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I've need a function which convert a paragraph into the line, sort each space separated set of characters and fill it back to paragraph.

In:

Supposedly there are over one million words in the English Language. We trimmed some fat to take away really odd words and determiners. Then we grabbed the most popular words and built this word randomizer. Just keep clicking generate chances are you won't find a repeat

out:

English Just Language Supposedly Then We a and and are are. away built chances clicking determiners fat find generate grabbed in keep million. most odd one over popular randomizer really repeat some t take the. the there this to trimmed we won word'words words words you

Trying to adopt function from EmacsWiki

   (defun sort-words (reverse beg end)
      "Sort words in region alphabetically, in REVERSE if negative.
    Prefixed with negative \\[universal-argument], sorts in reverse.

    The variable `sort-fold-case' determines whether alphabetic case
    affects the sort order.

    See `sort-regexp-fields'."
      (interactive "*P\nr")
      (sort-regexp-fields reverse "\\w+" "\\&" beg end))
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Here's a function which, sorts the words, then calls fill-paragraph on them.

(defun sort-words (start end)
  (interactive "r")
  (let ((text (buffer-substring start end)))
    (delete-region start end)
    (insert (with-temp-buffer
              (insert (replace-regexp-in-string "\s+" "\n" text))
              (sort-lines nil (point-min) (point-max))
              (fill-paragraph)
              (buffer-string)))))

On your input, this is what is returned:

English Just Language.  Supposedly Then We a and and are are away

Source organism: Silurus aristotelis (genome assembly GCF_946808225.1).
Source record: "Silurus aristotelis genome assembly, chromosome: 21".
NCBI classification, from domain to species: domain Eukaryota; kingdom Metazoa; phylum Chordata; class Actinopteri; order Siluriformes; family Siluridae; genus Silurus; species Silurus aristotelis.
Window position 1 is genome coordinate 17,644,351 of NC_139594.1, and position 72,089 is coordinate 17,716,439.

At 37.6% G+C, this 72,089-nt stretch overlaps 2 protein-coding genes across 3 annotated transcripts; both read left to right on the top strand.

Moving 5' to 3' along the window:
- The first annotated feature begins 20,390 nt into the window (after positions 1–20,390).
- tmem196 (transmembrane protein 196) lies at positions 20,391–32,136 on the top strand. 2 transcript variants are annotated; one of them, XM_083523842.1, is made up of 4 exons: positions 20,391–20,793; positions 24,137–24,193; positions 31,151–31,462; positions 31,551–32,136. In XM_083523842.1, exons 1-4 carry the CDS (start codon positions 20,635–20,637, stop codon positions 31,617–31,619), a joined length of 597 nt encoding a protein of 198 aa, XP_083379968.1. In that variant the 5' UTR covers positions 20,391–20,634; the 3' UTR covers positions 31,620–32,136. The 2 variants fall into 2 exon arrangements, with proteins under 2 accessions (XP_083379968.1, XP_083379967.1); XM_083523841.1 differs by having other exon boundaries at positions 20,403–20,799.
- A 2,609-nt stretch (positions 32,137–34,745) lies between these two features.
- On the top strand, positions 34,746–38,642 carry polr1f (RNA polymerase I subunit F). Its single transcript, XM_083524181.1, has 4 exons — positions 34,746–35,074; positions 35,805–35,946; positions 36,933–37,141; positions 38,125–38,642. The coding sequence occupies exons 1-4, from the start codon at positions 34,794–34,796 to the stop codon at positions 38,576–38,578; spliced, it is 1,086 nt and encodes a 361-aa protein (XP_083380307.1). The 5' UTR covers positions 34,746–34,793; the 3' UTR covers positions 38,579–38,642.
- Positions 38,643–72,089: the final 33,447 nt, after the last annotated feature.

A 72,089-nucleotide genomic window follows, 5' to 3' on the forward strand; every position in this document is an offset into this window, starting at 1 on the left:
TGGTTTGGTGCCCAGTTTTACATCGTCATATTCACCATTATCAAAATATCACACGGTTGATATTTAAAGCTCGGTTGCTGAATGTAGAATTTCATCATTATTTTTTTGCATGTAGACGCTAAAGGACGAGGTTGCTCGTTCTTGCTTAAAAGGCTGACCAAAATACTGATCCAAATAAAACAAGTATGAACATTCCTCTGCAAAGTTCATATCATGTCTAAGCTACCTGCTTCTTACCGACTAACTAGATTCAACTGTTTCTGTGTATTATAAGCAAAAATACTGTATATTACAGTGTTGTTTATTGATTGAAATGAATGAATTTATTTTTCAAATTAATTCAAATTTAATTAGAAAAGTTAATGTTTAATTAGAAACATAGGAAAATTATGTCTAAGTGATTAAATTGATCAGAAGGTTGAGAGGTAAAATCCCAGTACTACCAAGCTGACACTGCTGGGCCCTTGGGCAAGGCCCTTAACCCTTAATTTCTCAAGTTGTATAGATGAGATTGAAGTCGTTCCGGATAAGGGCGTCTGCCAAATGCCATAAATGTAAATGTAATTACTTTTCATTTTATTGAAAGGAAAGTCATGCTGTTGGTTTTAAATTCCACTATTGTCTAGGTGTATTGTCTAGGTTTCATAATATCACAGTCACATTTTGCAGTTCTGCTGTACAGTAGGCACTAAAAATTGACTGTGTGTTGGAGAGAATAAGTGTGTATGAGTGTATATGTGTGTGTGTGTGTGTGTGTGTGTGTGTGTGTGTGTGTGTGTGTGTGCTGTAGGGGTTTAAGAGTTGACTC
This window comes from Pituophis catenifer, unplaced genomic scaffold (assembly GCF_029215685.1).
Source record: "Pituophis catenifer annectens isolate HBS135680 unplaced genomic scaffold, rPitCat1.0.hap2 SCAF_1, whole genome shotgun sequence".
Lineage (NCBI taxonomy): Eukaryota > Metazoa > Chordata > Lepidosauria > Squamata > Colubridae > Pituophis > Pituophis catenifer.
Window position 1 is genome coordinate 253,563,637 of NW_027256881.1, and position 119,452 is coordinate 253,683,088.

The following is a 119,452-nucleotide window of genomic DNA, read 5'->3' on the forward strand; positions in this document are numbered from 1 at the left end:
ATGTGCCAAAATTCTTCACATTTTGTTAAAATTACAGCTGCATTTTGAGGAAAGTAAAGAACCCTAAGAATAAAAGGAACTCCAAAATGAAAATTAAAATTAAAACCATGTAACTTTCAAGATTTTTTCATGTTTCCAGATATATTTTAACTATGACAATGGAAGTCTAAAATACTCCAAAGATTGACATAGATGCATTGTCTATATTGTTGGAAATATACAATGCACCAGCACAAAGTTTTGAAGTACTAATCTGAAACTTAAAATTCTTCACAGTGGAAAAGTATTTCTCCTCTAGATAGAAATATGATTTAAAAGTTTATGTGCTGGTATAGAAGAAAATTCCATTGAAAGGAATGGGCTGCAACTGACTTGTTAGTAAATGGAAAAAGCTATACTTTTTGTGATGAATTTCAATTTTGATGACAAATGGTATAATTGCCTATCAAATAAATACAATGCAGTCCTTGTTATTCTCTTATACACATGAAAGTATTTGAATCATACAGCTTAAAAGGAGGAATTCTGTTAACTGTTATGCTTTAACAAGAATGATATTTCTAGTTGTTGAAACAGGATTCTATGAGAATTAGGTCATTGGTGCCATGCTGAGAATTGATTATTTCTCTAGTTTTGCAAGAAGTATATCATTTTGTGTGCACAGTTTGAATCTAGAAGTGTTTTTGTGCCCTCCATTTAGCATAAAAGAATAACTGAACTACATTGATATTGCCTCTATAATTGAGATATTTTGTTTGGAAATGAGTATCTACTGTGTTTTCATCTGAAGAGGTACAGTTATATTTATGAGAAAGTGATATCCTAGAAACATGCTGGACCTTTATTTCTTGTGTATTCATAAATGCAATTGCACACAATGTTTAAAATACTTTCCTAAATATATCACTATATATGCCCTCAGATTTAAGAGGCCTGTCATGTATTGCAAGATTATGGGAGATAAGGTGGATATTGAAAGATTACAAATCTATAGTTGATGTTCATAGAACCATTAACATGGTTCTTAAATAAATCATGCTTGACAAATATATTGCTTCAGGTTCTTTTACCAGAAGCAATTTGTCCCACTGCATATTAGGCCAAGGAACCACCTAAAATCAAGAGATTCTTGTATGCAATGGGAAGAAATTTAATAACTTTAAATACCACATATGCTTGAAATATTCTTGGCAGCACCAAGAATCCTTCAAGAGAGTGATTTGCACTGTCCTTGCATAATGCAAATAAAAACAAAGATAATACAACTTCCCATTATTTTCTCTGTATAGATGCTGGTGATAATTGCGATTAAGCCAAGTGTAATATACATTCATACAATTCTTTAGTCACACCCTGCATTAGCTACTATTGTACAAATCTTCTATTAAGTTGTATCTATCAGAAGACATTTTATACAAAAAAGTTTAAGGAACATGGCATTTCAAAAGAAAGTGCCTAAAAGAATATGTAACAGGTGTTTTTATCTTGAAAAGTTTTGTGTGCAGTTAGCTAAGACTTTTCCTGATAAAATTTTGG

built chances clicking determiners.  fat find generate grabbed in keep
million most odd one over popular randomizer.  really repeat some take
the the there this to trimmed we won't word words words words you

It's slightly different from your example in a few ways.

  1. It keeps punctuation at the word that the punctuation started as; "Language." has a period. Your example seems to keep punctuation in the same "place"; there's a period after the 11th word in the input ("Language"), and there's a period after the 11th word in the output ("are"). Note that "Language" does not have a period in your example output; "are" does not have a period in your example input. What do you want with punctuation?
  2. It fills the paragraph into different lines, as you request, while your example output does not. Is that what you want?
  3. Because it uses fill-paragraph, there are two spaces after sentences end.
  • Great, thanks! I've just altered (fill-paragraph) to (fill-region (point-min) (point-max)) and it's want I wanted to achieve now. – Hellseher Aug 3 '18 at 23:42

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